Augmented analytics is entering the mainstream in 2021, which means more enterprise organizations will be able to take advantage of its benefits to accelerate business intelligence, machine learning, and other forms of artificial intelligence in their organizations, whether that means more production projects or faster insights for decision makers.
But just what is augmented analytics? It’s not a particular technology or product. But it is the idea of leveraging technologies such as machine learning and analytics to help automate the entire data management pipeline from data preparation to generating insights to assisting with building models and operationalizing them.
That’s crucial because data science and machine learning are complex and difficult. That’s why just a few years ago so many organizations were struggling to hire “unicorn” data scientists who were experienced in three different areas: statistics, coding, and a specific business domain. It’s also why those organizations also struggled to get their initial machine learning pilots in place, and one of the reasons why they have struggled to get those pilots into production.
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Augmented analytics or augmented intelligence use machine learning and automation to assist with the hard parts of analytics, machine learning, and other AI.
“Augmented intelligence has emerged as a practice that involves people, process and platform that aims to utilize mostly machine learning mechanisms to do a couple things,” said Bradley Shimmin, Omdia chief analyst for AI platforms, analytics, and data management.
“One is to augment human decision making and the other is to automate processes that may be too difficult for people to make on their own if they didn’t understand the context or the history, or if it’s just too complex for any human to deal with.”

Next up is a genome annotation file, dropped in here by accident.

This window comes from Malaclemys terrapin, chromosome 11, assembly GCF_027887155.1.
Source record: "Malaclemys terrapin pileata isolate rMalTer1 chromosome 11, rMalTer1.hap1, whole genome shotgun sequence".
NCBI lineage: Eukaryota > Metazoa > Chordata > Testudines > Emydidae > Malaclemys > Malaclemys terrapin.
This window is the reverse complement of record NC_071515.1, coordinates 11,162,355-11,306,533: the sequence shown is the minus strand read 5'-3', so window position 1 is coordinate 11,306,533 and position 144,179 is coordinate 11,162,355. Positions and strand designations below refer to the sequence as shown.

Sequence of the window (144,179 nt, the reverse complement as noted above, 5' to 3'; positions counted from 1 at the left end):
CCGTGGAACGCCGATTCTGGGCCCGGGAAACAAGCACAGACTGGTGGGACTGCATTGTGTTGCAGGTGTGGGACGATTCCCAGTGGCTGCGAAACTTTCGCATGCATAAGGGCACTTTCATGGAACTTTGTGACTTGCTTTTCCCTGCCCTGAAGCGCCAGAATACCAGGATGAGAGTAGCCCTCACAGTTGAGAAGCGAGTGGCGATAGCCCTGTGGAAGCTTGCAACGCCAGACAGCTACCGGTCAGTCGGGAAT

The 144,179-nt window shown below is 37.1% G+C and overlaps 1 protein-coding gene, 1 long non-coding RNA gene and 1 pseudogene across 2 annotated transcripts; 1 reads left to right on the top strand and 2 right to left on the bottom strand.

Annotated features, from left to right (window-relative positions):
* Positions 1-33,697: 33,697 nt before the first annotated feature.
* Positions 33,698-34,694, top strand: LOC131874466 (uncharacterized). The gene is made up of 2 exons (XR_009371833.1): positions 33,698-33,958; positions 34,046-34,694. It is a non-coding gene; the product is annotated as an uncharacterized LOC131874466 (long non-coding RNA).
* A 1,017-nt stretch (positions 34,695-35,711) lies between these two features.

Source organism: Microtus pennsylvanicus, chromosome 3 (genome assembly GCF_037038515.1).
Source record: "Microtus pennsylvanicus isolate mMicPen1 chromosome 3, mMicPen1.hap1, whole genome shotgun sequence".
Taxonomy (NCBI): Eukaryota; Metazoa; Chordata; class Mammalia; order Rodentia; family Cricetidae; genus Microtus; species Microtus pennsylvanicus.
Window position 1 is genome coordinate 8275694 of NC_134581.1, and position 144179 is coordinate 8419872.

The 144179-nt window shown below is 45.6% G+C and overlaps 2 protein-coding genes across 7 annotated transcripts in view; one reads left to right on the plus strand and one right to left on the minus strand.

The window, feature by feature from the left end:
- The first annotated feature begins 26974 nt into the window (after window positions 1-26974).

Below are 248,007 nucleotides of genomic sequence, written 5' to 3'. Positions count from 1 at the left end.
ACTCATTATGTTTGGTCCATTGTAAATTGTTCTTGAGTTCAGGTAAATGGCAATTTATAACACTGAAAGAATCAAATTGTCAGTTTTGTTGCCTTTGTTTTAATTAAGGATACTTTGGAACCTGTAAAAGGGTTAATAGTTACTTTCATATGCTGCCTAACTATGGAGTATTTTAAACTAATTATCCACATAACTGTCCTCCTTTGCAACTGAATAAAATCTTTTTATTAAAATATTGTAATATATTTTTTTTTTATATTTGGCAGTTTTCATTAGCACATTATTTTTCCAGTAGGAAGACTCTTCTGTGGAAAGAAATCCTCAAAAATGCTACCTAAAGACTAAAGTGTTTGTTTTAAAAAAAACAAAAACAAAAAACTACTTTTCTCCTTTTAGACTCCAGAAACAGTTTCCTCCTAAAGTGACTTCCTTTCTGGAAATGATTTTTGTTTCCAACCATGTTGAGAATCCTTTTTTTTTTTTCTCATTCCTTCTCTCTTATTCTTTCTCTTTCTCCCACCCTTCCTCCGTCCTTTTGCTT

Augmented analytics really got its start a few years ago when organizations began to use machine learning tools to assist with data prep. But the idea of augmented analytics has expanded since then to incorporate many other parts of the data and analytics pipeline, from preparation to insights.
That’s meant that data scientists, data analysts, data engineers, and other data professionals aren’t spending so much time on repetitive manual processes.
Shimmin said that the impact of this is not to replace data engineers. Rather it’s to democratize data across the enterprise.
“Now I might have a dashboard that is always up to date, and always running,” he said. “I can pull it up on my phone on the way to work and it will show me if there are any outliers and even tell me what action I might have to take…What you may have been paying your Cognos developer to do in three weeks, you can now create via drag and drop in a few minutes.”
Augmented analytics has advanced this far in part because software development companies have started to include the functionality in their platforms. Some have made acquisitions to add automation and data prep to their platforms, like Data Robot acquiring Paxata and Tableau acquiring Empirical Systems. Microsoft’s Power BI, Qlik, and other vendors have also added augmented analytics features to their platforms, too. These additions have opened up the practice to the mainstream enterprises in 2020. That will accelerate enterprise data initiatives in 2021 from business intelligence to AI.